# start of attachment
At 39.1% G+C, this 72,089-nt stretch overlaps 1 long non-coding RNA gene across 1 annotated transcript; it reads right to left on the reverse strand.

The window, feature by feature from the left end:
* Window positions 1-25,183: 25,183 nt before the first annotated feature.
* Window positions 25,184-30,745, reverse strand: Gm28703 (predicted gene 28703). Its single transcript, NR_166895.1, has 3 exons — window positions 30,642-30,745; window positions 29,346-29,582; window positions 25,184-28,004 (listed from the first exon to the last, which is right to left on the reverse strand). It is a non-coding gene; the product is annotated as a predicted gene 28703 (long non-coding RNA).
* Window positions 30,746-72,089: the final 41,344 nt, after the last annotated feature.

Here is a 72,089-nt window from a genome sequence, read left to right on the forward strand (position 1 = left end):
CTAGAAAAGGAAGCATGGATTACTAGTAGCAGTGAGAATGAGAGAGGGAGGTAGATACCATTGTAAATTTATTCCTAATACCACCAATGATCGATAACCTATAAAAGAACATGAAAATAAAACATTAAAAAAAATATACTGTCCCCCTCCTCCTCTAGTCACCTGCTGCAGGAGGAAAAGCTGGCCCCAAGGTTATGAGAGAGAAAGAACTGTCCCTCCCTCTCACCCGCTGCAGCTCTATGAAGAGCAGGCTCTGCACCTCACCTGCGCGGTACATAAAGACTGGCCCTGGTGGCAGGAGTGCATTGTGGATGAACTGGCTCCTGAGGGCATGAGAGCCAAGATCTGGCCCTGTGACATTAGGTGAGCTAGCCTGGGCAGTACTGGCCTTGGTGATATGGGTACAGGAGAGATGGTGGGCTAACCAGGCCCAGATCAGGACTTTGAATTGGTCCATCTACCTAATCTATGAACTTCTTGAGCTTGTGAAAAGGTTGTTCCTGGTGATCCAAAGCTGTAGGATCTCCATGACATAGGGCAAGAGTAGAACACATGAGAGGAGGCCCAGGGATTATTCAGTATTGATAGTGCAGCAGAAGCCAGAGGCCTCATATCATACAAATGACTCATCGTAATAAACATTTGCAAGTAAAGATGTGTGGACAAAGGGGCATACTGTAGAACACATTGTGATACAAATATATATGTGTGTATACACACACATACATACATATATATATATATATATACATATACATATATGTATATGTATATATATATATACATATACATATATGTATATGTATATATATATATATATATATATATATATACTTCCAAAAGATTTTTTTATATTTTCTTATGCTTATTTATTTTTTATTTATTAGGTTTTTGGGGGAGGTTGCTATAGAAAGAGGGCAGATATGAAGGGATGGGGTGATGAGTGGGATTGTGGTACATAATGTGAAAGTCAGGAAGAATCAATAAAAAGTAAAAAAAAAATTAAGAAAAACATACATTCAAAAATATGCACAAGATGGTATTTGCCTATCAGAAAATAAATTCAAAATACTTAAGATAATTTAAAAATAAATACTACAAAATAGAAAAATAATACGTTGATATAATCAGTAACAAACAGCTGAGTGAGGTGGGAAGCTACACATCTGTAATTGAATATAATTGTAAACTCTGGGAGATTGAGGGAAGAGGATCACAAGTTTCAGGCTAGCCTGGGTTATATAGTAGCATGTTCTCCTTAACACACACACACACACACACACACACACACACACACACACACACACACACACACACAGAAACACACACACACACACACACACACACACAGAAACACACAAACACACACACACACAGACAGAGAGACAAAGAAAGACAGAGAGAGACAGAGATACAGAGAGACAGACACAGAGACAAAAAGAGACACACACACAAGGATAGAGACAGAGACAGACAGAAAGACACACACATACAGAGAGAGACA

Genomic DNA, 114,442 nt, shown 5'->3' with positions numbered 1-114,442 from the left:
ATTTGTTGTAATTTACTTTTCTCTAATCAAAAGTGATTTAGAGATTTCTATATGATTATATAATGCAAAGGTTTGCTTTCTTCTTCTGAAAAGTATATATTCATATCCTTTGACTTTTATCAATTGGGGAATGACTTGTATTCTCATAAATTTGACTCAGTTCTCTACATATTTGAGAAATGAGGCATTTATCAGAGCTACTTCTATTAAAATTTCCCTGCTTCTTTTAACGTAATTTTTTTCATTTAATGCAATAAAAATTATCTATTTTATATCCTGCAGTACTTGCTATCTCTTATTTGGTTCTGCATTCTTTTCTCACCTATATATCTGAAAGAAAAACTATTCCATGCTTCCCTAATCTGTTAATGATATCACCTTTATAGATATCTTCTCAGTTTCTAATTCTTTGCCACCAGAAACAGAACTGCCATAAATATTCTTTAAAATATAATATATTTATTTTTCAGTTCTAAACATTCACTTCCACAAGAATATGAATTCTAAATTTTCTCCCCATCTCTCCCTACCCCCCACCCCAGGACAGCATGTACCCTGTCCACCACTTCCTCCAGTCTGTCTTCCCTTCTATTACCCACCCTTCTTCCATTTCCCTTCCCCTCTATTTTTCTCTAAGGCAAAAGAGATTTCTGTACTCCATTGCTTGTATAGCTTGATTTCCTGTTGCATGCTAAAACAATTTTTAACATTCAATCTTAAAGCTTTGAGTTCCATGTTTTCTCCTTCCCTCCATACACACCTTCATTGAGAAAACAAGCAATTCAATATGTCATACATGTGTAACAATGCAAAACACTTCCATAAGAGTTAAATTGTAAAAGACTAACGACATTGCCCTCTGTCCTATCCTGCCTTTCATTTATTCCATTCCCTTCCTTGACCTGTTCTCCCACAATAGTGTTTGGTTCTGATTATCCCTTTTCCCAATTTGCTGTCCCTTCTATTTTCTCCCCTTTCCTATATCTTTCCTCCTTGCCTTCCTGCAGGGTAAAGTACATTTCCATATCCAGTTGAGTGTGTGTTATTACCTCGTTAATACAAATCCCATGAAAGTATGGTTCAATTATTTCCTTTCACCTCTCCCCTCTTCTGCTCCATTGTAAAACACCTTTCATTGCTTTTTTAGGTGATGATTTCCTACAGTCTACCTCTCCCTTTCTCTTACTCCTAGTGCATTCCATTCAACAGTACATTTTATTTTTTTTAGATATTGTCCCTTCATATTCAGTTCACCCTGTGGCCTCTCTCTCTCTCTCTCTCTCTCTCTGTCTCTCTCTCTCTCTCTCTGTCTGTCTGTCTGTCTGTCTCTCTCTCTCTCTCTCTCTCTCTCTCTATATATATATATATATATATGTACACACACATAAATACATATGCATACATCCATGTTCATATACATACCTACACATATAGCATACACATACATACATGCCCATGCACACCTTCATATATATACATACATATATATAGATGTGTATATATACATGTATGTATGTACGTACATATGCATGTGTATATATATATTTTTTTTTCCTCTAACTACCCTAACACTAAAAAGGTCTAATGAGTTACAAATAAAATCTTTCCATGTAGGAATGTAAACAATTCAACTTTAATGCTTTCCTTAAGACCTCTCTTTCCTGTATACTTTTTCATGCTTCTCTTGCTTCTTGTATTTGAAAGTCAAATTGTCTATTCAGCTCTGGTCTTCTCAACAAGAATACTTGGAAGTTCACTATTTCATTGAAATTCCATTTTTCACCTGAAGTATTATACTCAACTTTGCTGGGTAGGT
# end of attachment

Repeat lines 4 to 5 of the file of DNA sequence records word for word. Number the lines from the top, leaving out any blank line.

* Window positions 25,184-30,745, reverse strand: Gm28703 (predicted gene 28703). Its single transcript, NR_166895.1, has 3 exons — window positions 30,642-30,745; window positions 29,346-29,582; window positions 25,184-28,004 (listed from the first exon to the last, which is right to left on the reverse strand). It is a non-coding gene; the product is annotated as a predicted gene 28703 (long non-coding RNA).
* Window positions 30,746-72,089: the final 41,344 nt, after the last annotated feature.